The Walt Disney Co. matched Wall Street expectations in earnings and revenue in its fiscal second quarter.
The Burbank entertainment and media giant reported on Wednesday an adjusted net income of $2 billion (93 cents a share) for the quarter ending April 1, compared with adjusted net income of $2.1 billion ($1.08) in the same period a year earlier. Revenue increased 13% from the second quarter of the prior year to $22 billion.
Analysts on average expected earnings of 93 cents on revenue of $22 billion, according to Thomson Financial Network.
Disney Chief Executive Bob Iger said he was pleased with the accomplishments made during the quarter, including the improved financial performance of the company’s streaming business, which reflects the strategic changes made to realign the company for sustained growth and success.
“From movies to television, to sports, news, and our theme parks, we continue to deliver for consumers, while establishing a more efficient, coordinated, and streamlined approach to our operations,” Iger said in a statement.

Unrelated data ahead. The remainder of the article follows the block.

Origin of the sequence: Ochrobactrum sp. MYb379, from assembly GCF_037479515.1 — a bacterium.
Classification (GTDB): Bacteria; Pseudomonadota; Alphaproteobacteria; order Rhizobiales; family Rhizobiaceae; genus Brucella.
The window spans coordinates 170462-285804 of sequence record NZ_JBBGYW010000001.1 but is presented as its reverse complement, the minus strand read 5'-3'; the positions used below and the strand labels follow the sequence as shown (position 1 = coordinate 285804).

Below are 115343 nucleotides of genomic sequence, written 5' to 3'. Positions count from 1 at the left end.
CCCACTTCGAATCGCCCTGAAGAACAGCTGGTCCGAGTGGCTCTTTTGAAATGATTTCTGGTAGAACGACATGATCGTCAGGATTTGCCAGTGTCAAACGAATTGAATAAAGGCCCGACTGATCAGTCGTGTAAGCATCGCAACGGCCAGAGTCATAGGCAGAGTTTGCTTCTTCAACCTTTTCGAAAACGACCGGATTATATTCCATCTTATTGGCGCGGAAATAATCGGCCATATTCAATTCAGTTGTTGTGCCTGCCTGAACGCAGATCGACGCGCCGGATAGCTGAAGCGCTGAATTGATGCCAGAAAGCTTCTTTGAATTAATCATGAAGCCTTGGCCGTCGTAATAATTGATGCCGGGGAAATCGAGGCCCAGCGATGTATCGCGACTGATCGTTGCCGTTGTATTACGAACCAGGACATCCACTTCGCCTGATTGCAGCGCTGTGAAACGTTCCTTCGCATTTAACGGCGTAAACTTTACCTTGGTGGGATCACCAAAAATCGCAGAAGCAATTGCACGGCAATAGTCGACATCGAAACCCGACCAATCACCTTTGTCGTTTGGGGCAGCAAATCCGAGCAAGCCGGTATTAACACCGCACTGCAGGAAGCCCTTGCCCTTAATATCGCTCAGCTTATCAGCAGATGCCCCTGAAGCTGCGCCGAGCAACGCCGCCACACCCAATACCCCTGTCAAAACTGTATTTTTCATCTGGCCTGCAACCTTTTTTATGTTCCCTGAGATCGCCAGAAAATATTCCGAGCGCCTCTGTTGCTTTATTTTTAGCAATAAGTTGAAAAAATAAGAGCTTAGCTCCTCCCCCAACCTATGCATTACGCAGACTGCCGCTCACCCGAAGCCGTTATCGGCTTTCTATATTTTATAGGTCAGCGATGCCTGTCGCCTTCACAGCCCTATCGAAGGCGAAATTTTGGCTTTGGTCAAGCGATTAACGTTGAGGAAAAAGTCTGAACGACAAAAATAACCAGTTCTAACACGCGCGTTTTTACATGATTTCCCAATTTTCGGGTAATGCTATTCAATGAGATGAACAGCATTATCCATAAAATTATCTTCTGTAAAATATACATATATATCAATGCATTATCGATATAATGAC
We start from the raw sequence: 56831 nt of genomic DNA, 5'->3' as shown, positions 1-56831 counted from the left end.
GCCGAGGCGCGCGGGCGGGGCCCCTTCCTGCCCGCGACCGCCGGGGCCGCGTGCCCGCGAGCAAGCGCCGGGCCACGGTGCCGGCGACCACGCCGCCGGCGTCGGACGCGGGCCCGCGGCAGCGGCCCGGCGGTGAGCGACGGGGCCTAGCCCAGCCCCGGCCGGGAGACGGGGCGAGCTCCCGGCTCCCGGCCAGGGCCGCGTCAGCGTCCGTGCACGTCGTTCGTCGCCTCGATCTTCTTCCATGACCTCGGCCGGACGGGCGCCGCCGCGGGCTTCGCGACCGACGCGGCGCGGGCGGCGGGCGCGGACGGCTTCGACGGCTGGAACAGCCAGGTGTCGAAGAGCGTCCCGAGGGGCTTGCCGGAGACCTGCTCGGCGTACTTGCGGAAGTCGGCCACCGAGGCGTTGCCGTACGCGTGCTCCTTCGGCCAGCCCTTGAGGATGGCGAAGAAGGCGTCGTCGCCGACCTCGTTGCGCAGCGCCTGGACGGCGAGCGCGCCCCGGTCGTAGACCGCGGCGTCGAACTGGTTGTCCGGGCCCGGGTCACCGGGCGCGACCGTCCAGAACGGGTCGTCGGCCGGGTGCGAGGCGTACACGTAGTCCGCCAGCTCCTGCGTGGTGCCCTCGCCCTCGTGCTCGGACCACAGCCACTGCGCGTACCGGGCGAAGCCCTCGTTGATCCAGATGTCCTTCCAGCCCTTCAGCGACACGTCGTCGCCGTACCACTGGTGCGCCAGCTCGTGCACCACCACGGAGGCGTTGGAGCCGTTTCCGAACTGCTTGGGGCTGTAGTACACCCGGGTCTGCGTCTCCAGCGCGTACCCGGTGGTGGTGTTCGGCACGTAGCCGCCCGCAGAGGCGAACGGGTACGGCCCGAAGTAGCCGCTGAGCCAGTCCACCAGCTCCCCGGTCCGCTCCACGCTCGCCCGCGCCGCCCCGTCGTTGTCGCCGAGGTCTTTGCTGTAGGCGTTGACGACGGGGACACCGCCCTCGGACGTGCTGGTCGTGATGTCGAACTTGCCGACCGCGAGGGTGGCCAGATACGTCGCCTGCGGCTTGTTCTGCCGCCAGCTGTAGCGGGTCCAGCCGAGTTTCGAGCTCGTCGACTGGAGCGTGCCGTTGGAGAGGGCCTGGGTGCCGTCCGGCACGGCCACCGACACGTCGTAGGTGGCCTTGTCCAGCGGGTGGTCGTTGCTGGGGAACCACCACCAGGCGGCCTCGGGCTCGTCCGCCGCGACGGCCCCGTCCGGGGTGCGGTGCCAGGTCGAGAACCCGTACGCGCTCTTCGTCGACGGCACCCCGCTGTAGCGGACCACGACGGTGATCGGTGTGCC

The direct-to-consumer business, which includes streaming services Disney+, ESPN+ and Hulu, showed an increase in revenue of 12% to $5.5 billion for the quarter. The operating loss was trimmed by $200 million, from $900 million to $700 million.
The company attributed the change in operating cost to improved performance at Disney+ and ESPN+, partially offset by lower operating income at Hulu.
“The improvement at Disney+ was due to higher subscription revenue and a decrease in marketing costs, partially offset by higher programming and production costs and, to a lesser extent, increased technology costs,” the company said in a release. “Higher subscription revenue was attributable to subscriber growth and increases in retail pricing, partially offset by an unfavorable foreign exchange impact.
“Improved results at ESPN+ were attributable to growth in subscription revenue due to an increase in retail pricing and subscriber growth,” the company added.
Shares in Disney (DIS) closed down $1.04, or just more than 1%, to $101.14 on the New York Stock Exchange, on a day when the Dow Jones closed down a fraction of a percent.